5. Review the rest of your practices: Is it easy for people to remove themselves from your mailing list and email list? When you we visit your site do you invade our privacy by tracking our web activities? Are you transparent enough? Are you really caring? Do you celebrate your customers? Do you treat people as a means to an end? When people contact you on website, do you answer with an automated template or as a human? Lead by example.

Because, if you don’t answer those questions, if you don’t fix the problems, after your PR campaign against “the bad influencers” winds down, your company will still need to break through, and it won’t be able to.

Miquela, Noonoouri and Shudu - CGI influencers - all three are very loved by their IG communities.
Miquela, Noonoouri and Shudu – CGI influencers – all three are very loved by their IG communities.

Takeaway: Instead of hiring media to announce that “you hired bad influencers and you will fight against that” >>

  1. Lead by example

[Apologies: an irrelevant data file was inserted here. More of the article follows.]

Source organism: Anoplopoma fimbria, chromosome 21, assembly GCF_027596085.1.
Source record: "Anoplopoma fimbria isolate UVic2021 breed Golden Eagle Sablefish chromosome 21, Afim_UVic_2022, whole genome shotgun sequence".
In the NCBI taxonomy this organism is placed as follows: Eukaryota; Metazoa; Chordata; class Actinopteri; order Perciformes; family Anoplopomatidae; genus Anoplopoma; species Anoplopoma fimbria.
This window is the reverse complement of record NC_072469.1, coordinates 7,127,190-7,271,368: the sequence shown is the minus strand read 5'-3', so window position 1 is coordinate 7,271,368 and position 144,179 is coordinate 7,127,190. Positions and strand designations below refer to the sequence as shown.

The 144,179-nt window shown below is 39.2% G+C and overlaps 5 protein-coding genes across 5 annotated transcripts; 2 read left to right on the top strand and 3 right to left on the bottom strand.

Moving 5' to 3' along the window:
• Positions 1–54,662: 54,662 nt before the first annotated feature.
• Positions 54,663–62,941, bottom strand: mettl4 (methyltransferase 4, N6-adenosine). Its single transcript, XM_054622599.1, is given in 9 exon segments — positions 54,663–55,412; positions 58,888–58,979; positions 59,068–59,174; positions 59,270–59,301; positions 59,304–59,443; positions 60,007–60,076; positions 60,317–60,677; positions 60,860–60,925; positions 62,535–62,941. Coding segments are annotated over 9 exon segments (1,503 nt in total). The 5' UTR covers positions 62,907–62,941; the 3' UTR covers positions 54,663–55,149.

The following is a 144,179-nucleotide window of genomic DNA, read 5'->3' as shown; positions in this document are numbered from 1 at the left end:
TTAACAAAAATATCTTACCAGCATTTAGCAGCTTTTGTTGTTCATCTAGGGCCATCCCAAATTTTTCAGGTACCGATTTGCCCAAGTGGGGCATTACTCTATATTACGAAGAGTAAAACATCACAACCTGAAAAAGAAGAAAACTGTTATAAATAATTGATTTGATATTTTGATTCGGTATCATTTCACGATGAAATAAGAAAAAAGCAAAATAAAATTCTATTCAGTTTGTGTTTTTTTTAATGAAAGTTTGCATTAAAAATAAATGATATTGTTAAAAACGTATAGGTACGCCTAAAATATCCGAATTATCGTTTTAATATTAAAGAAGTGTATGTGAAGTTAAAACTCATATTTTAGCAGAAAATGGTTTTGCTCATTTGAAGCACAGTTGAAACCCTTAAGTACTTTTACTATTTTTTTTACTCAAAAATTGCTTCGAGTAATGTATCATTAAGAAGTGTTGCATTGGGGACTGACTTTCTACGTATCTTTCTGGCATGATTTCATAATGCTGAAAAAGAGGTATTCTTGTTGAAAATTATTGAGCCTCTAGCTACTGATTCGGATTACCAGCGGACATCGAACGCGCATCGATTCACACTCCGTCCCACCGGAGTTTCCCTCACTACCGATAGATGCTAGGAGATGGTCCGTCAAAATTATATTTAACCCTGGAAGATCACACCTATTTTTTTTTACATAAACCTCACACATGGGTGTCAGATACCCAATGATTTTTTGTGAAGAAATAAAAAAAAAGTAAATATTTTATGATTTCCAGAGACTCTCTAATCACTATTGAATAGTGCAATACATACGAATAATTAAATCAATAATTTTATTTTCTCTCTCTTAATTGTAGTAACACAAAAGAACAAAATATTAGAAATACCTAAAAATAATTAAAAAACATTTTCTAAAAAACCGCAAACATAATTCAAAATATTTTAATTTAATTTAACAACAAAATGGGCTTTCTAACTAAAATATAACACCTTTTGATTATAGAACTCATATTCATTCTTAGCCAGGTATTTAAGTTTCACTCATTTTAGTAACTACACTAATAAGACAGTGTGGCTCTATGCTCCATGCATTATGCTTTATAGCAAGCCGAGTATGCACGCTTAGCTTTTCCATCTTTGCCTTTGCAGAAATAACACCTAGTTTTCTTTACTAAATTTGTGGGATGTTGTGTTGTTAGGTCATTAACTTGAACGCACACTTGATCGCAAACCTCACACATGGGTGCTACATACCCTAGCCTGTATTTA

2. Rebuild your vetting process for partnerships.
  3. Rebuild your social media messaging.

Your thoughts? Let the debate begin!

Related:

Which Influencers NOT to Hire, no Matter What (and The Power of ♥)
Which Influencers NOT to Hire, no Matter What (and The Power of ♥)

Related:

I like to keep it real, which some people consider contrarian… well, so be it: check out my articles that have been tagged “contrarian”

Why does everyone want to be an influencer?

Everyone wants to be an influencer because they confuse influencers with the beautiful celebs who sail on beautiful yachts… It’s not the same thing though. Most SMI* are unknown to the public and yet they influence. The job requires so many working hours a day of content creation, photography, editing, re-editing, publishing, marketing and – yes – engaging all day long…

Continue reading Why does everyone want to be an influencer?

Are Influencers and Brands Pirates?

Many good marketers were and are pirates. Brands and social media influencers are no different. They “pirate” by introducing various ideas to relevant their audience and see what bites.

As you must know by now, I’m a big favor of testing until perfecting, and testing the story-telling of your brand in particular. Some go to the extreme of pirating, and that’s (sometimes) ok too:

The Amazon Pirating Way

How about Amazon as an example of a pirate? Are they successful enough by now to use as an authoritative example 🙂 ?

Continue reading Are Influencers and Brands Pirates?

Brands: DM is the new ‘phone number’ for social media!